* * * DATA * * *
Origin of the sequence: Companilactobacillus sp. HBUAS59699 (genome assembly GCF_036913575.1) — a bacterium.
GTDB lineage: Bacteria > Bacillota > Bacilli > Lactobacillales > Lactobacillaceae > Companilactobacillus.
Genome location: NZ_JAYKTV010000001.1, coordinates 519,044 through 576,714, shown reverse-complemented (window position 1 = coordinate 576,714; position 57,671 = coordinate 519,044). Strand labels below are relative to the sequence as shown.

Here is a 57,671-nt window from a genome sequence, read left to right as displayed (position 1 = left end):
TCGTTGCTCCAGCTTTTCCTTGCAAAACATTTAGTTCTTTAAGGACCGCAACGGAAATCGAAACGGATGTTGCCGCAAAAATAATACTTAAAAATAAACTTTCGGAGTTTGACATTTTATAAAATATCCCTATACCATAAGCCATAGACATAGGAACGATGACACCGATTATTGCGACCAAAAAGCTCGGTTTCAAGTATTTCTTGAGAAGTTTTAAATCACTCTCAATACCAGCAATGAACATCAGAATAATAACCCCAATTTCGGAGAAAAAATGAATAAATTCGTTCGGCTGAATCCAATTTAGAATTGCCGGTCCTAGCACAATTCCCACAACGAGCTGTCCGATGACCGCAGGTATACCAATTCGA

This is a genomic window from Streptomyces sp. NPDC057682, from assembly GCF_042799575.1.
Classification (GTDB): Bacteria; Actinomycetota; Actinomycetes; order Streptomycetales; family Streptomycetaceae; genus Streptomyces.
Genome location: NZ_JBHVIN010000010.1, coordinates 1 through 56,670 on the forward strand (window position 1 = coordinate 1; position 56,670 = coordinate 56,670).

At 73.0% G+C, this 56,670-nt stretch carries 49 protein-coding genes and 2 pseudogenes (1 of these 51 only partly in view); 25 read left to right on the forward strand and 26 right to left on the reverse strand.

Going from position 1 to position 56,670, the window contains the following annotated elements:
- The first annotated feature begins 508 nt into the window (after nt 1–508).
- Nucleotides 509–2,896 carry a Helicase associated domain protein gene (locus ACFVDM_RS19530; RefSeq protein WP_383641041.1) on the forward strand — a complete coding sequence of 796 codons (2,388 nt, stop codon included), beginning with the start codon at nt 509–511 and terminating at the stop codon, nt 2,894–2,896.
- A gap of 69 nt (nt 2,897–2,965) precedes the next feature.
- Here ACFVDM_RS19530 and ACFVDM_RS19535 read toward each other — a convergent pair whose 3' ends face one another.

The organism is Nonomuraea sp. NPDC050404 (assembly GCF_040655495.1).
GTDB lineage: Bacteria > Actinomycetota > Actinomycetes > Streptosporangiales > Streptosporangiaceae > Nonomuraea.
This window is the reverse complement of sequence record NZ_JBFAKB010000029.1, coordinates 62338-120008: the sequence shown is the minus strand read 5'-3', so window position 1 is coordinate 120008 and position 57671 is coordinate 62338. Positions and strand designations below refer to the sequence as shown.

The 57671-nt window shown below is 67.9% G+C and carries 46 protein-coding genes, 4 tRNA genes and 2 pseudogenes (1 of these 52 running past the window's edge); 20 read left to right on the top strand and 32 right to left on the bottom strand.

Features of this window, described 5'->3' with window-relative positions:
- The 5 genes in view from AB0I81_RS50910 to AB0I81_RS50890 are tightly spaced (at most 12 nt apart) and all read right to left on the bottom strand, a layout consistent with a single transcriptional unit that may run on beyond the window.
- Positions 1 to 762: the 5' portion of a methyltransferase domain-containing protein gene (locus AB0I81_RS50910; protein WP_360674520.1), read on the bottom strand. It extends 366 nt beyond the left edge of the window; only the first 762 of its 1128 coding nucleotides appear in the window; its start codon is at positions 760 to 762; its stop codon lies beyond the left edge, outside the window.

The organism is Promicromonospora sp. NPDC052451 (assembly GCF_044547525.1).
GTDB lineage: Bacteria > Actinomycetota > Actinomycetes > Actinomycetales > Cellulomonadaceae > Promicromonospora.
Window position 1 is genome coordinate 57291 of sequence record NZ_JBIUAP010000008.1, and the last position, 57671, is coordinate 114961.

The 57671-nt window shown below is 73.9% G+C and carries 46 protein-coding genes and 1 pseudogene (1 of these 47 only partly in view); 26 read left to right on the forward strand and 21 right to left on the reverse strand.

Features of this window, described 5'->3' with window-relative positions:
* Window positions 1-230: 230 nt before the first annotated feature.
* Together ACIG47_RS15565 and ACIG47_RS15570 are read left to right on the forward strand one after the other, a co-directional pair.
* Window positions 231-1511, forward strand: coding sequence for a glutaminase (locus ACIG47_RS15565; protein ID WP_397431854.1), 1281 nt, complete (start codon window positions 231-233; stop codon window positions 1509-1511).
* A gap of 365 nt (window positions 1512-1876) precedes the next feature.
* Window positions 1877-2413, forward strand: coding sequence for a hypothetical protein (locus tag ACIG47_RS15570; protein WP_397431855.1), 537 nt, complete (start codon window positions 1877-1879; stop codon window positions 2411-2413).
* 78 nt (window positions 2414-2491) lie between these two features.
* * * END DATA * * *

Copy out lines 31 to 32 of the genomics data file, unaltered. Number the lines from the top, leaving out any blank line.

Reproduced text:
* Window positions 1877-2413, forward strand: coding sequence for a hypothetical protein (locus tag ACIG47_RS15570; protein WP_397431855.1), 537 nt, complete (start codon window positions 1877-1879; stop codon window positions 2411-2413).
* 78 nt (window positions 2414-2491) lie between these two features.